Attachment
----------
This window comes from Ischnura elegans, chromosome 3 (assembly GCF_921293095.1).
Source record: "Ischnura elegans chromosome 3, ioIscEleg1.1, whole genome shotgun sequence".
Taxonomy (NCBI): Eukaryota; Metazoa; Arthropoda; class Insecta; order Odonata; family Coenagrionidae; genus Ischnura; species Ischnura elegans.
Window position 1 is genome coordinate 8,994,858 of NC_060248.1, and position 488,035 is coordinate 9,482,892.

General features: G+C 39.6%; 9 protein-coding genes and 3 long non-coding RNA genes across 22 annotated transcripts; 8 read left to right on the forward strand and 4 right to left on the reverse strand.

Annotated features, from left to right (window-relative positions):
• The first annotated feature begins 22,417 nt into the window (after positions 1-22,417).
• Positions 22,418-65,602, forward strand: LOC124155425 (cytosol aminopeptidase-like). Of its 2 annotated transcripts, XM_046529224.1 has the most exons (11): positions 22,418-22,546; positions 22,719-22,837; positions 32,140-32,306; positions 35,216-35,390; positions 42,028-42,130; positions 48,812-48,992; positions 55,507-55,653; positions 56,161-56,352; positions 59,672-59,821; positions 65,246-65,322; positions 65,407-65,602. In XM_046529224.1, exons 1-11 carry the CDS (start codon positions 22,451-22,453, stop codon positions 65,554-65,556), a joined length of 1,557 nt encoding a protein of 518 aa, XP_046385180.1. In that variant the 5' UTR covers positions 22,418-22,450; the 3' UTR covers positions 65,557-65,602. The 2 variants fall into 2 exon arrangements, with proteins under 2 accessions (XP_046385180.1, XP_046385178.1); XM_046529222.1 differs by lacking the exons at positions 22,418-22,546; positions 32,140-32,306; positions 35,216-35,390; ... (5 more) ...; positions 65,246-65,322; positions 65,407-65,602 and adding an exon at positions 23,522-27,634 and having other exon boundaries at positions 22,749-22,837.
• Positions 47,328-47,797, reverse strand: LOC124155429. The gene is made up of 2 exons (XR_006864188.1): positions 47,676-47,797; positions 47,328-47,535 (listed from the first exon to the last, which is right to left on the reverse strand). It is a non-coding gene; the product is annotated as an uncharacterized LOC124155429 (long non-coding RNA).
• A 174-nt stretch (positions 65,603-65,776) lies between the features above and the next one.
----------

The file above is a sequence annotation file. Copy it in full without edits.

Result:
This window comes from Ischnura elegans, chromosome 3 (assembly GCF_921293095.1).
Source record: "Ischnura elegans chromosome 3, ioIscEleg1.1, whole genome shotgun sequence".
Taxonomy (NCBI): Eukaryota; Metazoa; Arthropoda; class Insecta; order Odonata; family Coenagrionidae; genus Ischnura; species Ischnura elegans.
Window position 1 is genome coordinate 8,994,858 of NC_060248.1, and position 488,035 is coordinate 9,482,892.

General features: G+C 39.6%; 9 protein-coding genes and 3 long non-coding RNA genes across 22 annotated transcripts; 8 read left to right on the forward strand and 4 right to left on the reverse strand.

Annotated features, from left to right (window-relative positions):
• The first annotated feature begins 22,417 nt into the window (after positions 1-22,417).
• Positions 22,418-65,602, forward strand: LOC124155425 (cytosol aminopeptidase-like). Of its 2 annotated transcripts, XM_046529224.1 has the most exons (11): positions 22,418-22,546; positions 22,719-22,837; positions 32,140-32,306; positions 35,216-35,390; positions 42,028-42,130; positions 48,812-48,992; positions 55,507-55,653; positions 56,161-56,352; positions 59,672-59,821; positions 65,246-65,322; positions 65,407-65,602. In XM_046529224.1, exons 1-11 carry the CDS (start codon positions 22,451-22,453, stop codon positions 65,554-65,556), a joined length of 1,557 nt encoding a protein of 518 aa, XP_046385180.1. In that variant the 5' UTR covers positions 22,418-22,450; the 3' UTR covers positions 65,557-65,602. The 2 variants fall into 2 exon arrangements, with proteins under 2 accessions (XP_046385180.1, XP_046385178.1); XM_046529222.1 differs by lacking the exons at positions 22,418-22,546; positions 32,140-32,306; positions 35,216-35,390; ... (5 more) ...; positions 65,246-65,322; positions 65,407-65,602 and adding an exon at positions 23,522-27,634 and having other exon boundaries at positions 22,749-22,837.
• Positions 47,328-47,797, reverse strand: LOC124155429. The gene is made up of 2 exons (XR_006864188.1): positions 47,676-47,797; positions 47,328-47,535 (listed from the first exon to the last, which is right to left on the reverse strand). It is a non-coding gene; the product is annotated as an uncharacterized LOC124155429 (long non-coding RNA).
• A 174-nt stretch (positions 65,603-65,776) lies between the features above and the next one.